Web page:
Style‎ > ‎

TW Epu by Dee Williams

Jay's EPU is the comparison point.

DEE WILLIAMS in Olympia, Washington built her 84 sq ft TW for $10,000 from recycled materials ~ 2x4s, plywood, tarpaper, cedar siding ~ using a plan from Jay Shafer. What does she like about living in her smaller-than-a-parking-spot TW? According to the interview: A simpler life, more time, more money, no mortgage, small utility bills ($6 in winter, less in summer), being able to offer money to her family and friends when they need it... Getting to watch the stars or the rain every night from her loft window...

January 2011 update: 6 years in a tiny house

PBS on Dee's house with review of other tiny house styles (at 5:11 point in the film)

Notice Dee's variations on Jay's EPU design ~ things to consider in finding out what you would be comfortable with in your TW... (use the pause button to stop and look closely at the Komo4 u-tube):

  • Skylight set into right side of roof (the raised rectangle) ~ actually there's two of them: one in loft (at far end of left side of roof), one in entrance room (at near end on right side of roof)
  • Small rectangular window above the porch (Jay has customized gothic oval)
  • Bumped-out loft space above the porch (Jay has a porch roof; his loft starts flush with house wall)
  • 2 large windows either side of front door; skylight window in entrance room without wall windows on the long sides; small window on R & L walls at the far kitchen end, the one on the left side underneath the loft skylight (you need to see Mark Hoffman's Nau u-tube to catch all these)
  • The porch is not fenced in ~ it's demarcated by the stained-glass window on the upper left side and 2 pieces at floor level on R & L edges
  • Reed screens for privacy across the lower half of the porch windows, also in kitchen (might consider clorestory windows instead ~ privacy, ventilation, no need for curtains)
  • Privacy in the entrance room from lack of side windows (large skylight window and 2 porch windows give plenty of light)
  • Wall space in entrance room ~ for pictures on the windowless side walls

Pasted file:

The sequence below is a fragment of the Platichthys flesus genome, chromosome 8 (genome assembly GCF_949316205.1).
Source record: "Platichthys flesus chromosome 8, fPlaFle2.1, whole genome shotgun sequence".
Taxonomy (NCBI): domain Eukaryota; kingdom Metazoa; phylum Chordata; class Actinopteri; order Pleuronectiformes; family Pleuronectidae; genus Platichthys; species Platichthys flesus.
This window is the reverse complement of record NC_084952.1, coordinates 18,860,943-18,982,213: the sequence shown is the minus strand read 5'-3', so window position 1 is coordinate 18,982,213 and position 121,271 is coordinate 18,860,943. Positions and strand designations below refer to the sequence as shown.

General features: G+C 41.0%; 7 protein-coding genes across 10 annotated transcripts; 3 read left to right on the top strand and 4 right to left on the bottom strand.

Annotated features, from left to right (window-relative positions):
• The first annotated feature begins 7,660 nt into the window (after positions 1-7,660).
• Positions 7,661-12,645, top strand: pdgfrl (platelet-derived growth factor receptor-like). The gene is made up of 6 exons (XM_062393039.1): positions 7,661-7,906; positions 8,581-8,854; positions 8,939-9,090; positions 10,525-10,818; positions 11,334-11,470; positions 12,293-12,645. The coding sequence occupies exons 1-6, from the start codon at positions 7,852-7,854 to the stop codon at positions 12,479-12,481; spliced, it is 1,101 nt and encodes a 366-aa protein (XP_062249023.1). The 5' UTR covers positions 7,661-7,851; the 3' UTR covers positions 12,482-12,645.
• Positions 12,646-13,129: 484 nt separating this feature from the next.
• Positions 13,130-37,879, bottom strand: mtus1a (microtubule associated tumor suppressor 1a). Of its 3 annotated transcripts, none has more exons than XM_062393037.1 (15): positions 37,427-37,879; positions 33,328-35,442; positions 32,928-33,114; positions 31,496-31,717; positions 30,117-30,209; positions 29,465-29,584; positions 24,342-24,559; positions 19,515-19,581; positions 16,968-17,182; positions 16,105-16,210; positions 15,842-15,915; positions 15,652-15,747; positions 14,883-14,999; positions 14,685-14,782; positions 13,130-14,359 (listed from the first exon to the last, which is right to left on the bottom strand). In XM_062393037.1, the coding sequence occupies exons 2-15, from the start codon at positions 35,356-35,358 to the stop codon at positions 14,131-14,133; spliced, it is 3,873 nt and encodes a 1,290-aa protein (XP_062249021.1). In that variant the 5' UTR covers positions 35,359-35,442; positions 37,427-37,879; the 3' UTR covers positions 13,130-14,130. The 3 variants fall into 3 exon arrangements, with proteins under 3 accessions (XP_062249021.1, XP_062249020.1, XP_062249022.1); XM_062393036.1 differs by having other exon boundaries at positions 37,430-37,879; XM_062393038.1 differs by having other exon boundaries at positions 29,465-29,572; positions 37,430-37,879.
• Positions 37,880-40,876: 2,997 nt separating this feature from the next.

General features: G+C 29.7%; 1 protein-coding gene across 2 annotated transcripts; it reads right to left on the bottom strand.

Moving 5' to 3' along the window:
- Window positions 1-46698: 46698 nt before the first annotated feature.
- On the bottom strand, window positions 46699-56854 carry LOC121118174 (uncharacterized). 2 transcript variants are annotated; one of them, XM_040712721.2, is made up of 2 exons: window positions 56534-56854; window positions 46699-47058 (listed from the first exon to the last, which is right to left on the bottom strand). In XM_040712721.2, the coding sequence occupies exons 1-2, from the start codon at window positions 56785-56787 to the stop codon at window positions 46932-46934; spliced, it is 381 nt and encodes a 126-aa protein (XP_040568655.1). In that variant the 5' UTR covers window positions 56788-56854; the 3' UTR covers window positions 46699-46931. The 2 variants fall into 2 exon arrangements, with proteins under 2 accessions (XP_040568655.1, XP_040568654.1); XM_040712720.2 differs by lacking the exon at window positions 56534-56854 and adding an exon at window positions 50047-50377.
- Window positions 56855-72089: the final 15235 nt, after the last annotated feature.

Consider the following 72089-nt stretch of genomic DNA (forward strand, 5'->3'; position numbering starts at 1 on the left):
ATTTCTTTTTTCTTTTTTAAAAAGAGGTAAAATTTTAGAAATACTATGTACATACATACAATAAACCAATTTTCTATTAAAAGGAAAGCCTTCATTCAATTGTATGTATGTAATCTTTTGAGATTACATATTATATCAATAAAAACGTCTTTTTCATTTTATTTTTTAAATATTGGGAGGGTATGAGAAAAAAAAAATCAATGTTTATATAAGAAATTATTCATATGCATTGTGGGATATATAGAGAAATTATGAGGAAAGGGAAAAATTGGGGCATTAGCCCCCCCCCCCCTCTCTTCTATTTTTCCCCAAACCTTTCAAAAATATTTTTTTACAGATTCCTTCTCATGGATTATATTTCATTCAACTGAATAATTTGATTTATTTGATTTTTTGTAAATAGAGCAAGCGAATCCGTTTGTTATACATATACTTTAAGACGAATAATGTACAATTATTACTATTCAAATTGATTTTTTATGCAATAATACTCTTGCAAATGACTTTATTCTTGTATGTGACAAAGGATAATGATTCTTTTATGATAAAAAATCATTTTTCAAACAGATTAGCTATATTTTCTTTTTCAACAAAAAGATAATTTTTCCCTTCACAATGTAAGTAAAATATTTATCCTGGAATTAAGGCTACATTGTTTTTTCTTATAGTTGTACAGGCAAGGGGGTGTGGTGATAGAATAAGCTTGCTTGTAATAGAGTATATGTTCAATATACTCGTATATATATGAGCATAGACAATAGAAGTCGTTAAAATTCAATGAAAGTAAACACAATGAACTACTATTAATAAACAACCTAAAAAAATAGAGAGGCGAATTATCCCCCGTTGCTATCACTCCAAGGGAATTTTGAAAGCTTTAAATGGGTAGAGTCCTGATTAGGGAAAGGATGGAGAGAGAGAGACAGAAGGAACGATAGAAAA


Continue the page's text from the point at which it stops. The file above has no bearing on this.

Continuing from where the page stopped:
• A reading couch along one long wall with a window (this is part of the kitchen, I think ~ great idea!) ...with the kitchen countertops and window on the facing side, presumably
  • A fold-out table top
  • Narrow shelves on one side inside the hanging closet (good idea)
  • Skylight in loft ceiling at pillow end of bed, giving view of stars, rain (with small window at head of bed)
  • The loft is open on one side (where the ladder is placed), which gives an 11.5' cathedral ceiling in the entrance room (see photo of Dee in YES article and Nau's u-tube)
  • Kitchen: 2 windows (short wall, long wall) with spacious countertop, no upper cupboards or shelves, simple bowl-shaped porcelain sink, small propane gas ring (with a window in the facing wall above the built-in couch, yes?), no fridge (Dee uses an ice box kept under the trailer for milk - shops for fresh food daily? eats out? doesn't eat much?)
  • Bathroom: towel rail on wall above toilet (nice wood box container for composting bucket with lid), mirror nearby (on the couch wall?) ~ is there a door or curtain for the bathroom? It doesn't look like it converts to a shower. (Later: That's right, it doesn't. Dee says in one interview that she has to ask for water, take care of her compost and "find a place to shower.")
BRAVO, DEE! Very inspiring for other women, like me, who are hoping to build their own TW!

May 2010 update: Dee has started a company with Katy Anderson,, helping people plan/build tiny houses on wheels!

Public Radio interview with Dee

PBS interview
at Dee's house (aired July 2010) ~ yey Dee!

Dee to a reader: Years ago, I bought a set of plans from Then I re-tooled them to fit my needs. I made the house myself (with the help of friends) over a three month period. I used a bunch of 'green' building materials including cotton batt insulation, Marmoleum, salvaged and second-use materials, and low-e argon insulated windows. The house includes a kitchen, 1/2bath, livingroom and sleeping loft. It cost me about $10,000 to build (the solar electric system represents a good chunk of that)....


Note: some other inspiring u-tubes from nau, including "Sliding Liberia" ~ a boy surfing in his war-torn country